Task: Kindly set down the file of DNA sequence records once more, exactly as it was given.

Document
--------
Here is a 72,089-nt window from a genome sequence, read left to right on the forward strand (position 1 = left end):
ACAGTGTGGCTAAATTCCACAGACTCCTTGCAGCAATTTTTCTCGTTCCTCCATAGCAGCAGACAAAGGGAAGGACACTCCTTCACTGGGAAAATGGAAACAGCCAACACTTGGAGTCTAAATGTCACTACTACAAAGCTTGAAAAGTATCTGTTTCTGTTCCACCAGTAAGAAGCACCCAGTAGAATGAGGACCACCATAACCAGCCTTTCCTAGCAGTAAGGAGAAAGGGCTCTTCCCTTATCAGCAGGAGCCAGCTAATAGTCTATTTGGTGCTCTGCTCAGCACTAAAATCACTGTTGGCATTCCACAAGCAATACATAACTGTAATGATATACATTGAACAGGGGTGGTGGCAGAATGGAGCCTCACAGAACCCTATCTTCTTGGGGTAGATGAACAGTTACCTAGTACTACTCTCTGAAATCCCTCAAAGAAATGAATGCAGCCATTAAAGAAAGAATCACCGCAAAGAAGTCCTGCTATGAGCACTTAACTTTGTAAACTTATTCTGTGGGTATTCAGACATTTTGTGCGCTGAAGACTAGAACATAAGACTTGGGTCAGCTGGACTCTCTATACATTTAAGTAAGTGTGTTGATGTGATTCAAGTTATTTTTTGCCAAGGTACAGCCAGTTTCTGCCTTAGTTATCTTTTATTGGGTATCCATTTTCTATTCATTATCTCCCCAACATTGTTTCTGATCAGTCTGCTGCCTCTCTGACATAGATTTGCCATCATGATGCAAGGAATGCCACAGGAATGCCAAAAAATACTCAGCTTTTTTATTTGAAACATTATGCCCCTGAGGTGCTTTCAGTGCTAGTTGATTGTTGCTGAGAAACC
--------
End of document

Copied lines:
Here is a 72,089-nt window from a genome sequence, read left to right on the forward strand (position 1 = left end):
ACAGTGTGGCTAAATTCCACAGACTCCTTGCAGCAATTTTTCTCGTTCCTCCATAGCAGCAGACAAAGGGAAGGACACTCCTTCACTGGGAAAATGGAAACAGCCAACACTTGGAGTCTAAATGTCACTACTACAAAGCTTGAAAAGTATCTGTTTCTGTTCCACCAGTAAGAAGCACCCAGTAGAATGAGGACCACCATAACCAGCCTTTCCTAGCAGTAAGGAGAAAGGGCTCTTCCCTTATCAGCAGGAGCCAGCTAATAGTCTATTTGGTGCTCTGCTCAGCACTAAAATCACTGTTGGCATTCCACAAGCAATACATAACTGTAATGATATACATTGAACAGGGGTGGTGGCAGAATGGAGCCTCACAGAACCCTATCTTCTTGGGGTAGATGAACAGTTACCTAGTACTACTCTCTGAAATCCCTCAAAGAAATGAATGCAGCCATTAAAGAAAGAATCACCGCAAAGAAGTCCTGCTATGAGCACTTAACTTTGTAAACTTATTCTGTGGGTATTCAGACATTTTGTGCGCTGAAGACTAGAACATAAGACTTGGGTCAGCTGGACTCTCTATACATTTAAGTAAGTGTGTTGATGTGATTCAAGTTATTTTTTGCCAAGGTACAGCCAGTTTCTGCCTTAGTTATCTTTTATTGGGTATCCATTTTCTATTCATTATCTCCCCAACATTGTTTCTGATCAGTCTGCTGCCTCTCTGACATAGATTTGCCATCATGATGCAAGGAATGCCACAGGAATGCCAAAAAATACTCAGCTTTTTTATTTGAAACATTATGCCCCTGAGGTGCTTTCAGTGCTAGTTGATTGTTGCTGAGAAACC